What I am now calling the Thane-class, the AT-AT Barge is finally finished; though I have yet to write the backstory. Please check out the build log and the thread at Keeper of the Force, and please feel free to comment. Cheers!
I threw about 2 hours or so into it yesterday primarily focusing on finishing up the painting. I also did some chipping using Vallejo paints.
Here’s the menacing front. I emulated the viewscreen based on the AT-AT walkers. I painted it red. Then I added a highly thinned Life Color black shade. The water in the acrylics wicked along the edges making it appear to glow. Chipping was done with mostly white paint. I know that after the filter stage, it will tone the white down a bit.
For the blown out panel, I just painted everything very lightly with a few yellow hoses.
Finally, I painted the greeblies on the underside various colors and finished it off with some chipping. I used the sponge method for most of the chipping, then I came back with a tiny brush to add a few larger chips.
Here’s what I accomplished a few days ago. I airbrushed the modulated greys using Life Color paints. Then I hand-brushed the small raised panels with Vallejo paints. Of course, most of the contrast will lessen as I apply filters and other weathering techniques.
So my latest project wasn’t actually a model, but a modification of Northwest Short Line’s The Chopper. I had had problems with The Chopper being able to cut really thin styrene. I also had a problem with the blade chipping away at the pressed wood base. In talking with someone at Keeper of the Force, he showed me a similar modification he did, which I copied.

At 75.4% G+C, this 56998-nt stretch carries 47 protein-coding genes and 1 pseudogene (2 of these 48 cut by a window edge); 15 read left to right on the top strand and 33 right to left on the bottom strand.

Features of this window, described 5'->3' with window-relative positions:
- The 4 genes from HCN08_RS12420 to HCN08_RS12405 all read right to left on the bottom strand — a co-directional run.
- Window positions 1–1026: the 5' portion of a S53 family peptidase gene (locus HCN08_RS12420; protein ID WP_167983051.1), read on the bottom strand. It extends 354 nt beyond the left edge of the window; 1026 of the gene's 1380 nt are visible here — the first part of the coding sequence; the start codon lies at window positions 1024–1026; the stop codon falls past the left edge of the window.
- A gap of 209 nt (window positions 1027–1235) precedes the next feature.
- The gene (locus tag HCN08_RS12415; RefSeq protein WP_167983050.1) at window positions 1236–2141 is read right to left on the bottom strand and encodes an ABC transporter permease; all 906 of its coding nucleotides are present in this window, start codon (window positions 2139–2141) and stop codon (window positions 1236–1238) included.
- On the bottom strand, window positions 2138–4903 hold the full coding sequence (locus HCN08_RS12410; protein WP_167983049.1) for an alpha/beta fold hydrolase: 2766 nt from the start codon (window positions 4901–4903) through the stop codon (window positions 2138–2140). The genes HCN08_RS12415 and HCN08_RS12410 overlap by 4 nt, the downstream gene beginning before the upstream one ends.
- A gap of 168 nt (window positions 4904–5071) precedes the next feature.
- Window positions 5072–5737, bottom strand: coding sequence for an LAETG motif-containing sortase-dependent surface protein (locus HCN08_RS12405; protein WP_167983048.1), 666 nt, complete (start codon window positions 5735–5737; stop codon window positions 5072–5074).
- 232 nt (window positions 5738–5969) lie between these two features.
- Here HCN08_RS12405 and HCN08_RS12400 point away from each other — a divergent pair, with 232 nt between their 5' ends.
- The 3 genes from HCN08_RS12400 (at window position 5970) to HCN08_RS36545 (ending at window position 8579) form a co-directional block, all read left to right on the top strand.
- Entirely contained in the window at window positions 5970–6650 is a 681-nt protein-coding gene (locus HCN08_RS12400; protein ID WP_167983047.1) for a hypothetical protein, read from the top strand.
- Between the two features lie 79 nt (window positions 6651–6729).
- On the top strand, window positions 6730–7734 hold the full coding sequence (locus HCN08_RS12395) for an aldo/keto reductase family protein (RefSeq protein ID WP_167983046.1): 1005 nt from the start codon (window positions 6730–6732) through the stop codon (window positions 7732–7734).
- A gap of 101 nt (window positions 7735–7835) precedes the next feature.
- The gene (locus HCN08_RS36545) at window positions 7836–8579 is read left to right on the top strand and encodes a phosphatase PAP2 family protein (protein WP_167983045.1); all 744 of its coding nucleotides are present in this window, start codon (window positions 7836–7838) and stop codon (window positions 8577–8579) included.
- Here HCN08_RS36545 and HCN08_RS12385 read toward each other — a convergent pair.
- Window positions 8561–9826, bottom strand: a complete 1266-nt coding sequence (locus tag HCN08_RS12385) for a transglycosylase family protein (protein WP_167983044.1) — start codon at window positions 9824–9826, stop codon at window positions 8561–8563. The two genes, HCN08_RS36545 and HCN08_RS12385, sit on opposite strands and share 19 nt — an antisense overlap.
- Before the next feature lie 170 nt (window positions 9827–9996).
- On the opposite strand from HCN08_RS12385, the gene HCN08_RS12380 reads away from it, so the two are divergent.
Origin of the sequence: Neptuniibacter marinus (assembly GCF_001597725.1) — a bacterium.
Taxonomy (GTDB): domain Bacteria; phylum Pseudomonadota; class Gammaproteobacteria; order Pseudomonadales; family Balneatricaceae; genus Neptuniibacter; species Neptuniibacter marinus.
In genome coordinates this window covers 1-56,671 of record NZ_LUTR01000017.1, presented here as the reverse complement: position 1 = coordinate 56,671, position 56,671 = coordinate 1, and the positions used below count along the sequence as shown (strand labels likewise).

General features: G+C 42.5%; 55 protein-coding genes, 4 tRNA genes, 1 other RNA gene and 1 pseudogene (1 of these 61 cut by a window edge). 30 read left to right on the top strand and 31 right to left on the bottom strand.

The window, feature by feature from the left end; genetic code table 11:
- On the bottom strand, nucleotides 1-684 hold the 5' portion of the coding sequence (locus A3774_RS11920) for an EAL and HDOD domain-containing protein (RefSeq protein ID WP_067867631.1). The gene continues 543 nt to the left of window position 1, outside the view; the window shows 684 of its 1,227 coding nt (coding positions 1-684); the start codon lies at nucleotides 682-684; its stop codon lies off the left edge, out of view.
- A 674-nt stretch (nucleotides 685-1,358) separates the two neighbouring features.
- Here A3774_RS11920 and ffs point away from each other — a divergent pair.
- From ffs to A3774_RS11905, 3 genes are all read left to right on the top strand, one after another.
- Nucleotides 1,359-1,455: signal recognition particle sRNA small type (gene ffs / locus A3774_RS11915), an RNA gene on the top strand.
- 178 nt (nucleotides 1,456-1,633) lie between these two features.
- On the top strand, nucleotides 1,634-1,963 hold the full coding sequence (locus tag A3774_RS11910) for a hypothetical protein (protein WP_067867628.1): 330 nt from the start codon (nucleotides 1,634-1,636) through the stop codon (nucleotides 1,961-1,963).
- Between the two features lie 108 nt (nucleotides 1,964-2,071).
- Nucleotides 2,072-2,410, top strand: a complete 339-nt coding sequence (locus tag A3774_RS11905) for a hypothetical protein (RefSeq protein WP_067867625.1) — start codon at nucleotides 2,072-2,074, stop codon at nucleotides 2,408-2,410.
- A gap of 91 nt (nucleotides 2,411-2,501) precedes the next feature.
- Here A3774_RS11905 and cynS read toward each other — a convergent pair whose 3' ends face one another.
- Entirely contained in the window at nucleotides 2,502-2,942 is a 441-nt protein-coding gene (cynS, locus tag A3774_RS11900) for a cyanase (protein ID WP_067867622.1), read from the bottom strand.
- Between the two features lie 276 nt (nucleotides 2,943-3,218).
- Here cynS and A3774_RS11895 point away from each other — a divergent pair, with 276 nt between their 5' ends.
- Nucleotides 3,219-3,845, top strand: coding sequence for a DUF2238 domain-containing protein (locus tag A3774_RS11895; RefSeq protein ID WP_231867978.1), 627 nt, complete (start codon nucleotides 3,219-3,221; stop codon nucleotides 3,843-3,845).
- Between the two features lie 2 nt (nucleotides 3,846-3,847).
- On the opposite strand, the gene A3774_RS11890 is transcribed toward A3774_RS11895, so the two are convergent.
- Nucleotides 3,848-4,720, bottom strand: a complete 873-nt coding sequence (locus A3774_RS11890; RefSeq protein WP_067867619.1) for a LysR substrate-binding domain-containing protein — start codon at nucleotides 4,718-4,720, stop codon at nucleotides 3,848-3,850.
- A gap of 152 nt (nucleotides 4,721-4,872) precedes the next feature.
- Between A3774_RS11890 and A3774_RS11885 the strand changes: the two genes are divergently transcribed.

In rebuilding it, I used a solid piece of wood instead of the cheap cardboard like base. I used a Dremel to router away a small square inlay where I could glue a piece of glass. I used a cheap mirror, so I had to sand the mirror finish off the back. Then I painted it black for easier visibility against white styrene. The glass gives the blade a hard surface to cut against instead of chipping away at the wood.
I then used a stainless steel ruler with metric markings, and mounted it in place with the 15cm mark where the blade comes down. I had to glue down the brass grommets, but everything seems to work well for now.
I’ve been doing some recalculations on some of the ships, particularly the fighters. After looking over the Millennium Falcon Owner’s Manual, as well as comparing the models I have, I changed my estimates for the TIE Fighter, TIE Advanced x1, and the A-wing. The TIE looks to be 8.2 m; the Advanced x1 is a little shorter at 7.6 m. Finally, the A-wing is a mere 6.9m, though I could see it being even shorter. I also doubled the length of the Mon Calamari Home One cruiser based on images from Wookieepedia to 3200 m.
In the future, I plan on doing pages dedicated to discussing the sizes of many of these ships.